Navigating the New Queensland Rental Law Changes

The rental landscape in Queensland is set to undergo significant changes in September 2023, with the introduction of new rental laws that will impact both tenants and landlords. These changes aim to strike a balance between the rights and responsibilities of both parties, ensuring fair and transparent rental agreements. In this article, we’ll explore the key amendments and what they mean for new tenancies in Queensland.

  1. Minimum Housing Standards

One of the most notable changes in the new Queensland rental laws is the establishment of minimum housing standards. These standards are designed to ensure that rental properties meet specific criteria for safety and liveability. Landlords will be required to maintain properties in good condition, ensuring they are fit for habitation.

Key provisions include adequate lighting, ventilation, and plumbing, as well as functioning locks and security measures. Tenants will now have the right to request repairs for issues that affect their safety or health. This change will significantly enhance the quality of rental housing across the state.

  1. Longer Fixed-Term Agreements

Under the new laws, landlords will be required to offer longer fixed-term agreements. Previously, many landlords opted for short-term agreements, creating uncertainty for tenants. Now, landlords will need to offer fixed-term agreements of at least 12months, providing tenants with greater stability in their housing agreements.

  1. Rent Increases Limited

To prevent excessive rent hikes, the new legislation will limit the frequency and amount of rent increases. Rent can only be increased once every 12 months, providing tenants with predictability in their housing costs. Additionally, the rent increase cannot exceed the Consumer Price Index (CPI) percentage, ensuring that rent increases are fair and reasonable.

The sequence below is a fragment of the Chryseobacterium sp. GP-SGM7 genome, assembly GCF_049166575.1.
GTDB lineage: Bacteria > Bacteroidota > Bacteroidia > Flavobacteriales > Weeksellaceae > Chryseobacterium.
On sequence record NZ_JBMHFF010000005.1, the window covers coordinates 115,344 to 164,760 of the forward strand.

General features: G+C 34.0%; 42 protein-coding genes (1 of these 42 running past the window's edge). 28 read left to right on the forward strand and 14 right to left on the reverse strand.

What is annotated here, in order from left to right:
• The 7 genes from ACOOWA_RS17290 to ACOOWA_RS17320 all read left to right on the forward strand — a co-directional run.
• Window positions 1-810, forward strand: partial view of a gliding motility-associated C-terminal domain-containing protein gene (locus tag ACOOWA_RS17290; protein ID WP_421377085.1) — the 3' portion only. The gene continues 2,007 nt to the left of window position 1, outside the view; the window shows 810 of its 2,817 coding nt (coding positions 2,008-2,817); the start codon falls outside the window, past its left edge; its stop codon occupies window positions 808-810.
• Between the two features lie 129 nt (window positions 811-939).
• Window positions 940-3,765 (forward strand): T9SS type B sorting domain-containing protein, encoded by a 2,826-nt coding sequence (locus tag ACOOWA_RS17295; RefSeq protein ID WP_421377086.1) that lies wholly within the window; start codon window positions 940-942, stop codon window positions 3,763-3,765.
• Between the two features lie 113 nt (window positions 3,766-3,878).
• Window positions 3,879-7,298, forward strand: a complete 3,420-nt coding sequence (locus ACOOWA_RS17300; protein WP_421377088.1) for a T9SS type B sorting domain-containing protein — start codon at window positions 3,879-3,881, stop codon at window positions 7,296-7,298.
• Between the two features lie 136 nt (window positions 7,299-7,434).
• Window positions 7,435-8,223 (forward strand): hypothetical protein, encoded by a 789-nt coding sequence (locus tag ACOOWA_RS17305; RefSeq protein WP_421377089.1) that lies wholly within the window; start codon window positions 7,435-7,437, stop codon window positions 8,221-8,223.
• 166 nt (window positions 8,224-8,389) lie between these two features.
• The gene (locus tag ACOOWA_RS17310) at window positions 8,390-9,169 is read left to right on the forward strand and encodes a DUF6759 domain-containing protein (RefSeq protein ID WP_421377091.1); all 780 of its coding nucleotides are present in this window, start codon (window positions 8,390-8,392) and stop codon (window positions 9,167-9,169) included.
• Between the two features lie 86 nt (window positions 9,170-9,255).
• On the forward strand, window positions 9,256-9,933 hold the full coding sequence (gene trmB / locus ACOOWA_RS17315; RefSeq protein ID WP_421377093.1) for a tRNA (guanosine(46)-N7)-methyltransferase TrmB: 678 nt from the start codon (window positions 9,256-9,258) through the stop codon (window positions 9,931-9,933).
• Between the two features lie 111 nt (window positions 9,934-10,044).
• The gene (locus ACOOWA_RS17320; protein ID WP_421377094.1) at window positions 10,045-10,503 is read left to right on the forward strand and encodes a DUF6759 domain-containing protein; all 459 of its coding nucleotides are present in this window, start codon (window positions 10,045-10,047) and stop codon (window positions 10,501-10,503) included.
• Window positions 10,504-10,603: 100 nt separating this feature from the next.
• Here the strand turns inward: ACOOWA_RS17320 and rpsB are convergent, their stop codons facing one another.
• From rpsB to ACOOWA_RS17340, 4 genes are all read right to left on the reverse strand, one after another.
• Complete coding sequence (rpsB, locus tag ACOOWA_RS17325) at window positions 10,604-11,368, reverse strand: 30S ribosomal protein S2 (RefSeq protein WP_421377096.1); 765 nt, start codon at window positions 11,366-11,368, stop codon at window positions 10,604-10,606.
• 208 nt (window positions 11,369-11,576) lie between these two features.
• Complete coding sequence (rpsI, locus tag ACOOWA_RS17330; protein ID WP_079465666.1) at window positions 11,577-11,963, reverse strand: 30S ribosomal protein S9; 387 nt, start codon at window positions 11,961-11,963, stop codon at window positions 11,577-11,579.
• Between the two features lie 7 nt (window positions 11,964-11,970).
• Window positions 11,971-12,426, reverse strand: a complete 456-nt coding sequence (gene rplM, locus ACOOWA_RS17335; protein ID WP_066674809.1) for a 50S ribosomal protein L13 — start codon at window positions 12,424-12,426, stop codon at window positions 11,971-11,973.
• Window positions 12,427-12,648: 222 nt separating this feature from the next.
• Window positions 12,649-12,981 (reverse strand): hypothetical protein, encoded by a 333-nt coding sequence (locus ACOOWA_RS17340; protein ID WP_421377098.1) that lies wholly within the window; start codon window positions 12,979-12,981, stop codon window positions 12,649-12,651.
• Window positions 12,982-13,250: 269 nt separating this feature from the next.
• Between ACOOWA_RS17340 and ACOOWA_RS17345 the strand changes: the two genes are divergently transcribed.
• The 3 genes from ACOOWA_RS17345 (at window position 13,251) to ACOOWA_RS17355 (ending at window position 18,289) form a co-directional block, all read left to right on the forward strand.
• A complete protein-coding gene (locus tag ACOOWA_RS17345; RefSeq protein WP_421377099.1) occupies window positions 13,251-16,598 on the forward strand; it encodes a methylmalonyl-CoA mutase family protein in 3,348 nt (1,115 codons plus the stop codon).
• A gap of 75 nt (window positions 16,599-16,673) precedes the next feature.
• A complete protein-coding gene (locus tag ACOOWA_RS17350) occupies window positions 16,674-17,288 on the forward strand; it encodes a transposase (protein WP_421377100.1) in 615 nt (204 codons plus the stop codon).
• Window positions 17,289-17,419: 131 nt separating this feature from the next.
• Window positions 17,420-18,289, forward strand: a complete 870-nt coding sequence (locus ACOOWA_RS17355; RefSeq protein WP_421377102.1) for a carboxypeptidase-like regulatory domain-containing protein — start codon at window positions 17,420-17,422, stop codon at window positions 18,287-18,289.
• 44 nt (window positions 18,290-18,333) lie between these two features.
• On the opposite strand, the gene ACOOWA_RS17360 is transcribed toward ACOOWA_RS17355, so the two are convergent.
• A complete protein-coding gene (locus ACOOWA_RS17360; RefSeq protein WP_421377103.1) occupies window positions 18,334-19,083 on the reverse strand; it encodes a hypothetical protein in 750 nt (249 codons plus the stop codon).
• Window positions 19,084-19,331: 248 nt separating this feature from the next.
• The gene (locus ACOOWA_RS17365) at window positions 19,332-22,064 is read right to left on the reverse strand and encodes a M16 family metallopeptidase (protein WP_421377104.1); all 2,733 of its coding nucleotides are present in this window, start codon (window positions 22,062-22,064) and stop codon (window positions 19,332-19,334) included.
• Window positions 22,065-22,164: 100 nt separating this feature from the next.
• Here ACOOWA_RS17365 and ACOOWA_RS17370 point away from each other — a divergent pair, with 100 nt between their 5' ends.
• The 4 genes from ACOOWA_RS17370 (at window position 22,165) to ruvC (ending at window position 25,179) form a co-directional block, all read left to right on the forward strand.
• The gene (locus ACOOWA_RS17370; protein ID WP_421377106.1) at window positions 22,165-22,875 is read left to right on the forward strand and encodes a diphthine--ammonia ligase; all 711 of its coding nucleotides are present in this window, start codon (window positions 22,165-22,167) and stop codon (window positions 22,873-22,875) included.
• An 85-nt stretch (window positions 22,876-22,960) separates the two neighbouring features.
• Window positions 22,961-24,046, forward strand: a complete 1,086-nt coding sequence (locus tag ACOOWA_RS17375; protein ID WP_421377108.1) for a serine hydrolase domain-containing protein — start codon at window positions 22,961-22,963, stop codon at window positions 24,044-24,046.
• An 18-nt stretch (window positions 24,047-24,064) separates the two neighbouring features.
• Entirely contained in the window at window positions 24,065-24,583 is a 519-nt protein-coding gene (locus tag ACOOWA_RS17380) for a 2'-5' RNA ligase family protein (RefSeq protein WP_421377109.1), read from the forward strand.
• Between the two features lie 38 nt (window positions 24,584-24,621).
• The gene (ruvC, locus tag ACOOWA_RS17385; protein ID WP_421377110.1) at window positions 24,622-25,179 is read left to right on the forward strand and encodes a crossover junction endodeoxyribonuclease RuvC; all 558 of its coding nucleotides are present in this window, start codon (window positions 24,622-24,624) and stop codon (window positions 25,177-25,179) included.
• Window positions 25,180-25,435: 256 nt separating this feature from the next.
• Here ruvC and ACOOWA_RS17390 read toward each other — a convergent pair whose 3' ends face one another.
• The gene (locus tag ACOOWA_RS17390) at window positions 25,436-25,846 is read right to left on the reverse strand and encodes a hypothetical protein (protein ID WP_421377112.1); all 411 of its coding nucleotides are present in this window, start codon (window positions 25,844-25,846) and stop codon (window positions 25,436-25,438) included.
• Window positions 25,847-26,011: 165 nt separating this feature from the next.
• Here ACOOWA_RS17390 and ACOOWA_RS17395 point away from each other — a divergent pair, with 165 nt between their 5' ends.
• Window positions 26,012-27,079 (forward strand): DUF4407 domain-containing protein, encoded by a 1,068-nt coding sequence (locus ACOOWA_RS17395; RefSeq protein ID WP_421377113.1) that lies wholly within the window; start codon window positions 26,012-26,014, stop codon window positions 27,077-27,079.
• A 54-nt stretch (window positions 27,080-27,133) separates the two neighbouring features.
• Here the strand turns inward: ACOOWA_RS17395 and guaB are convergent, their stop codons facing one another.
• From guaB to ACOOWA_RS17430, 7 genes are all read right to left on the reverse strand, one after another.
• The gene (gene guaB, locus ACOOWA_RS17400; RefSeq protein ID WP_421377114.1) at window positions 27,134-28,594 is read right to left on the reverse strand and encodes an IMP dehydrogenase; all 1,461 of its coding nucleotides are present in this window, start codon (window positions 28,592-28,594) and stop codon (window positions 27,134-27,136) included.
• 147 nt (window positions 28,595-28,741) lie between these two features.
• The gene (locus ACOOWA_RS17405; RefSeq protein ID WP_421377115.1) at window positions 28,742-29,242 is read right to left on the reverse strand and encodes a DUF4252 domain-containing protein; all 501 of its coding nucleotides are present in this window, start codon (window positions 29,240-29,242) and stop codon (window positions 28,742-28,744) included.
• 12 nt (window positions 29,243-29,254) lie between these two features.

1. New Rules on Pets

Another significant change pertains to tenants’ rights to keep pets. While landlords can still impose certain restrictions, they will not be able to unreasonably refuse a tenant’s request to have a pet. This change recognises the importance of pets in people’s lives and gives tenants more flexibility in choosing suitable rental properties.

  1. Fairer Break Lease Fees

The new rental laws also address break lease fees. These fees, which tenants pay when ending a lease early, will be capped at one week’s rent. This change protects tenants from exorbitant fees and encourages landlords to re-lease the property promptly.

  1. Improved Dispute Resolution

To resolve disputes between tenants and landlords more efficiently, the Queensland Civil and Administrative Tribunal (QCAT) will be given greater authority. This includes the power to award compensation for disputes and breaches of the new laws. Improved dispute resolution mechanisms will help ensure a fair and timely resolution of rental disputes.

The changes to Queensland’s rental laws represent a significant step toward creating a fairer and more transparent rental market. These reforms prioritise the rights and well-being of both tenants and landlords, aiming to strike a balance between their interests. As a tenant or landlord in Queensland it is essential to familiarise yourself with these new laws to ensure compliance and a positive rental experience.

For more information check out the Residential Tenancies Authority (RTA) website:

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